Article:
The New Monuments to Digital Domination
By Thomas Schulz in San Francisco, Der Spiegel, Nov. 29, 2013
A few weeks before his death, Steve Jobs commissioned one last marvel of ingenuity. He knew that it would be his legacy, a symbol of his work and an expression of creative global supremacy: a new headquarters for Apple, designed by British star architect Sir Norman Foster. “The best office building in the world,” Jobs called it when he first revealed the plans, “a little like a spaceship.”
It will also probably be the most expensive company headquarters in the world, a gigantic, circular monolith with an estimated price tag of $5 billion (€3.7 billion), eclipsing even the cost of rebuilding the World Trade Center in New York, which has been under construction for the past 10 years.
But nothing that Apple does these days goes unchallenged for long, especially when it comes to symbols.
Facebook boss Mark Zuckerberg, whose vision is to network all of mankind online, has commissioned the equally famous architect Frank Gehry to create a new headquarters for his company. Of course this is not just any building. It’s “the largest open office space in the world,” as Zuckerberg says, an enormous room for 3,400 Facebook employees. The building itself will be covered with trees and meadows, allowing it to merge with the landscape. “From the outside it will appear as if you’re looking at a hill in nature,” Zuckerberg wrote on his Facebook timeline.
Meanwhile, Amazon chief Jeff Bezos—who is also not adverse to plans of economic global domination—is building the world’s first biosphere headquarters: three domes made of glass and steel, each with an artificial ecosystem, including its own microclimate and corresponding botanical zone. The biosphere offices, created by award-winning architectural firm NBBJ, are to be built in the shadow of an attendant skyscraper in Seattle, which will dominate the city’s skyline.
Google is also working with NBBJ to create “Bay View,” the project for the Internet giant’s new, larger corporate headquarters. The next-generation “Googleplex” features a less ostentatious design than the competition, yet it is pretentiously presented by glamour magazine Vanity Fair: nine buildings linked by bridges, a number of the roofs with park landscapes, the entire complex extending over numerous acres of restored wetlands.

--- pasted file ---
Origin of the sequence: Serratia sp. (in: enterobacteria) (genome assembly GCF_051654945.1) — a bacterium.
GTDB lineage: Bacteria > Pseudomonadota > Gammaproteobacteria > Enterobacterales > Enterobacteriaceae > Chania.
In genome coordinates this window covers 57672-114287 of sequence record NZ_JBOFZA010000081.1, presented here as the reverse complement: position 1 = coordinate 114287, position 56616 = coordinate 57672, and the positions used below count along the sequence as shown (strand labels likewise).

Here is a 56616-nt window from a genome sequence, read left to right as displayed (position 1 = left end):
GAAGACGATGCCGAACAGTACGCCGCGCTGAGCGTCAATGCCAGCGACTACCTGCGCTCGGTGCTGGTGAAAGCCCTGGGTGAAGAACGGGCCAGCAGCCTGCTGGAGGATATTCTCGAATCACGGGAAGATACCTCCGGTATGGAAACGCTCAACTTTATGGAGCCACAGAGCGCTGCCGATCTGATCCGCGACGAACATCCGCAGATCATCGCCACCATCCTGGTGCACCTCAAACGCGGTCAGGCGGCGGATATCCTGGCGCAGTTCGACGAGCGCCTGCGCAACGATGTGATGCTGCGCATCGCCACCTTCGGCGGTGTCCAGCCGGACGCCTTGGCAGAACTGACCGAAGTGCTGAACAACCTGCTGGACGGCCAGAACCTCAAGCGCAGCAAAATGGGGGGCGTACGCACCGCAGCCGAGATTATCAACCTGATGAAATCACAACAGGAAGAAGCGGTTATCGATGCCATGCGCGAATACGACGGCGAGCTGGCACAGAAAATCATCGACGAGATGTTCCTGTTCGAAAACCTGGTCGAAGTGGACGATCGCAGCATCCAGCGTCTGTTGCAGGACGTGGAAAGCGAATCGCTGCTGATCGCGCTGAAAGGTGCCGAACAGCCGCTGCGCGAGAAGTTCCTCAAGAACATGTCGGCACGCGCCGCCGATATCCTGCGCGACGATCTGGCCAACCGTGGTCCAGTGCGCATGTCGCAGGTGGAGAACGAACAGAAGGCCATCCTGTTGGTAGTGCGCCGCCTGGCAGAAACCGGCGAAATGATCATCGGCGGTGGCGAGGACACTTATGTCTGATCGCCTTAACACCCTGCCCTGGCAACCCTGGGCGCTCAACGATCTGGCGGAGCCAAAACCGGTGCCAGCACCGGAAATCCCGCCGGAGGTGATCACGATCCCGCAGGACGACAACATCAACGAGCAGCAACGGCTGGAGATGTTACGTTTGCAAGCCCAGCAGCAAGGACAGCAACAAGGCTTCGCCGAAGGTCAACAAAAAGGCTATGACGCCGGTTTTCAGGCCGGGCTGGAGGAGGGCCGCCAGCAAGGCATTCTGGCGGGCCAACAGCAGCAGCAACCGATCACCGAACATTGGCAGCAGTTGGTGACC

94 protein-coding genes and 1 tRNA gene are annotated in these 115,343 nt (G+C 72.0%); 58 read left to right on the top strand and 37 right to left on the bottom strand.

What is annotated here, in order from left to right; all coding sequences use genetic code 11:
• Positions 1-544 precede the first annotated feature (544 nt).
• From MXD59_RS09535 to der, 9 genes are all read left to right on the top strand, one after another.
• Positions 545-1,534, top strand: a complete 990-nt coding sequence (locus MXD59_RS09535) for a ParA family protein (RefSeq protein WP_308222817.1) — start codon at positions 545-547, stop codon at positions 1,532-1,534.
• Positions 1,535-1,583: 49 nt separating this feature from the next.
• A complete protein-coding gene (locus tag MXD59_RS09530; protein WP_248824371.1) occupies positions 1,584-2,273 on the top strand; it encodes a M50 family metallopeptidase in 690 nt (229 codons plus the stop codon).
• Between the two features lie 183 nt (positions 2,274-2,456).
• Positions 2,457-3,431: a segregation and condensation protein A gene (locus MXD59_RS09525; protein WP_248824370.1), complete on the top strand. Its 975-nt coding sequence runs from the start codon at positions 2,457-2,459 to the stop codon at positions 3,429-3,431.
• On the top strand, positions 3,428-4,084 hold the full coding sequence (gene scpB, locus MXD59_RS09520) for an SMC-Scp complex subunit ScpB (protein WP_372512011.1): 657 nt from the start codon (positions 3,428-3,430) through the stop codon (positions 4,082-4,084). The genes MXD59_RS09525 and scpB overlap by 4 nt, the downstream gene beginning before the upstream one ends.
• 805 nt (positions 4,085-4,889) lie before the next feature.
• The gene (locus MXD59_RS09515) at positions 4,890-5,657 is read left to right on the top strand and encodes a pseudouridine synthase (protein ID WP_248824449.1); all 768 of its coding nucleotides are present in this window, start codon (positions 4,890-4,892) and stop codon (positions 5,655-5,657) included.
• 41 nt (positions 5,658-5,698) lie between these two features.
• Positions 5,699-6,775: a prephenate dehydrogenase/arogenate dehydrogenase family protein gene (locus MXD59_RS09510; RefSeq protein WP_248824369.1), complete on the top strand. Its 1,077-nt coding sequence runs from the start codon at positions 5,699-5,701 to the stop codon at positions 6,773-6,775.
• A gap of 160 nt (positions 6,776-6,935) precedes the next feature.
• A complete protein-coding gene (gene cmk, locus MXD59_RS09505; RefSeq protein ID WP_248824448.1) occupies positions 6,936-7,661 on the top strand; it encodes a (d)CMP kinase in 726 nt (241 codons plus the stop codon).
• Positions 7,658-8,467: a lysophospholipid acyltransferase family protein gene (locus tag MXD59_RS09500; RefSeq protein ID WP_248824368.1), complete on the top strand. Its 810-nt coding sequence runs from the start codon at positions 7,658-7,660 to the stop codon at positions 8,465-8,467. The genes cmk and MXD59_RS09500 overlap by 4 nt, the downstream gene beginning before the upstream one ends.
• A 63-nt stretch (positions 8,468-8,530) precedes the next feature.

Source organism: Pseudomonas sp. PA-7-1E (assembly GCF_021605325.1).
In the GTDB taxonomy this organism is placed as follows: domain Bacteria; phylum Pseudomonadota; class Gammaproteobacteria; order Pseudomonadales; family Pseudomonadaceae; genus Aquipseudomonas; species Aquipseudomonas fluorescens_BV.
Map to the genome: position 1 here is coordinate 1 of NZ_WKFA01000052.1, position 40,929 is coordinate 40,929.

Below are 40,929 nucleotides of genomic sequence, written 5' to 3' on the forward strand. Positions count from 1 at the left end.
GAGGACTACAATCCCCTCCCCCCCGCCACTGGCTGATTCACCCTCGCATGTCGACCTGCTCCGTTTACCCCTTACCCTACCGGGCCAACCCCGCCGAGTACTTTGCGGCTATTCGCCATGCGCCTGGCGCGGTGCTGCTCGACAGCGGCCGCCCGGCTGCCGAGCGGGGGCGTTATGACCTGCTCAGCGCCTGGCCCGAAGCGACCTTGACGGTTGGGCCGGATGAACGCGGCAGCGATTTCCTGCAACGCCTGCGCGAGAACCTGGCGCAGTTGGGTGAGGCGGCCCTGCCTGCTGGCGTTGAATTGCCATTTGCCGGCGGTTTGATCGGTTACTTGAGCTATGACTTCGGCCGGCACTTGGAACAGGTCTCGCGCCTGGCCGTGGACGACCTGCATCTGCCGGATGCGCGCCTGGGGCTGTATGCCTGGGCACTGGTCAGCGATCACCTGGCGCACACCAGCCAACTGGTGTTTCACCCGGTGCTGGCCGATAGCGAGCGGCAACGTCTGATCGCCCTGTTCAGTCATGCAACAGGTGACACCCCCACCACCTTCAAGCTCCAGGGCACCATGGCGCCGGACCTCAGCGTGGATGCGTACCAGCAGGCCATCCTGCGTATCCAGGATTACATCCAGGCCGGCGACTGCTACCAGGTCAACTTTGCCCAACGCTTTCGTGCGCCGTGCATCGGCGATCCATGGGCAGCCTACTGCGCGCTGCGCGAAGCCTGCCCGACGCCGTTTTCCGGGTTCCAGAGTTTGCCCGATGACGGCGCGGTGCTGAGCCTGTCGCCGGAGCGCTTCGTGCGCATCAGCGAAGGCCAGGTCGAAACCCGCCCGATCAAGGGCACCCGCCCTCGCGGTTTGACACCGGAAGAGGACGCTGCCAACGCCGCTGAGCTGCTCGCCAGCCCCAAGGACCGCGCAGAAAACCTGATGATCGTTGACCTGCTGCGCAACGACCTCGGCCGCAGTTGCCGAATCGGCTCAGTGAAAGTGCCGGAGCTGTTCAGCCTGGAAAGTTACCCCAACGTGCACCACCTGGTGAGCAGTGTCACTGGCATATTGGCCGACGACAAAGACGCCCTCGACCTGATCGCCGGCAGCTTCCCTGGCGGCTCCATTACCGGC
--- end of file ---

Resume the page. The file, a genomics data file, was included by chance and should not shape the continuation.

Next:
And right next door, one of the world’s leading chip manufacturers, Nvidia, is building an enormous corporate headquarters—half football stadium, half airport terminal: two triangles made of glass and steel, inspired by the computer chip.
These plans—which are accessible to the public thanks to administrative urban planning procedures—include detailed computer simulations, cost estimates and blueprints that leave no doubt that these are supposed to be more than mere corporate headquarters. No, they are to be monuments, architectural techno-visions that reflect the now inexorable digital domination.
Even if every company is making a visible effort to build its own architectural wonder, the overriding commonalities are unmistakable: All designs promise a mixture of idealized nature and high tech. Apple, for instance, intends to power its new campus entirely with on-site solar panels and wind turbines.
"The idea is to make the perfect engineering space," says Zuckerberg. The simple logic: Individuals who collaborate are creative. Consequently, all boundaries must disappear, including floors and walls. Private offices no longer exist, not even for top management. Those who don’t already have it, have to create it. Stragglers like Microsoft, Yahoo and SAP are gutting their buildings and eliminating many offices.
"It’s all based on behavioral science," and is proven by numerous studies, says Hao Ko, design director at the Gensler architectural firm, and the man responsible for the new Nvidia headquarters. He says it has to do with "creating a setting in which people constantly meet and spontaneous conversations occur"—and managers can’t hide behind closed doors. Coworkers on the same floor see each other practically every day, but almost never if they work on different floors, Ko argues.
The traditional working world is being turned on its head: Instead of having to organize a wide range of meetings, private space now needs to be carved out of the existing open-plan office. Continuous interaction is the norm. Anyone who wants to remain unobserved has to make a special effort. “Everyone sits out in the open at desks that can be quickly rearranged depending on which teams happen to be forming around a project,” says Everett Katigbak, a former environmental design manager at Facebook.
It’s not difficult to see this close proximity—the lack of barriers and the loss of individual private space—as an expression of the double-edged digital culture. While the Internet creates newfound freedom, people have no right to a private life in the digital age. Everything is open, marketable and transparent.